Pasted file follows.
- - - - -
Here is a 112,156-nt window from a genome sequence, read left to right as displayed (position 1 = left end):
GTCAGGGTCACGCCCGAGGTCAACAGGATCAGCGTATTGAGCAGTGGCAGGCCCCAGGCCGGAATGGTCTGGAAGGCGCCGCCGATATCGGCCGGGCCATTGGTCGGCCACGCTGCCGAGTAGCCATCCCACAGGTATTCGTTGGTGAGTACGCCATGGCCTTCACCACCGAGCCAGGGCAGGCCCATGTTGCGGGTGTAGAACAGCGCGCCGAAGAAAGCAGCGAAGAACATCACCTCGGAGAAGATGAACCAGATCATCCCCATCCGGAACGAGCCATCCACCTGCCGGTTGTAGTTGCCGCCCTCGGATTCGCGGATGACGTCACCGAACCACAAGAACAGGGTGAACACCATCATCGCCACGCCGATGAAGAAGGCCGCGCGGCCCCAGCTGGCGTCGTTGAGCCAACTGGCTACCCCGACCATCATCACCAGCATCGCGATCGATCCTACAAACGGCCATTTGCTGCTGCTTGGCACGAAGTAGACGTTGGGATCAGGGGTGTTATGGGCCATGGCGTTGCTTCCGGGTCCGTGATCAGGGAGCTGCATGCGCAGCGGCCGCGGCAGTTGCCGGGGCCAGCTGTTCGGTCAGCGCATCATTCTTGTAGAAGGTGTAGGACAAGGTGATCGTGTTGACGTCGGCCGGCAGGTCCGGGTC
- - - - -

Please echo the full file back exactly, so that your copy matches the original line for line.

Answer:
Here is a 112,156-nt window from a genome sequence, read left to right as displayed (position 1 = left end):
GTCAGGGTCACGCCCGAGGTCAACAGGATCAGCGTATTGAGCAGTGGCAGGCCCCAGGCCGGAATGGTCTGGAAGGCGCCGCCGATATCGGCCGGGCCATTGGTCGGCCACGCTGCCGAGTAGCCATCCCACAGGTATTCGTTGGTGAGTACGCCATGGCCTTCACCACCGAGCCAGGGCAGGCCCATGTTGCGGGTGTAGAACAGCGCGCCGAAGAAAGCAGCGAAGAACATCACCTCGGAGAAGATGAACCAGATCATCCCCATCCGGAACGAGCCATCCACCTGCCGGTTGTAGTTGCCGCCCTCGGATTCGCGGATGACGTCACCGAACCACAAGAACAGGGTGAACACCATCATCGCCACGCCGATGAAGAAGGCCGCGCGGCCCCAGCTGGCGTCGTTGAGCCAACTGGCTACCCCGACCATCATCACCAGCATCGCGATCGATCCTACAAACGGCCATTTGCTGCTGCTTGGCACGAAGTAGACGTTGGGATCAGGGGTGTTATGGGCCATGGCGTTGCTTCCGGGTCCGTGATCAGGGAGCTGCATGCGCAGCGGCCGCGGCAGTTGCCGGGGCCAGCTGTTCGGTCAGCGCATCATTCTTGTAGAAGGTGTAGGACAAGGTGATCGTGTTGACGTCGGCCGGCAGGTCCGGGTC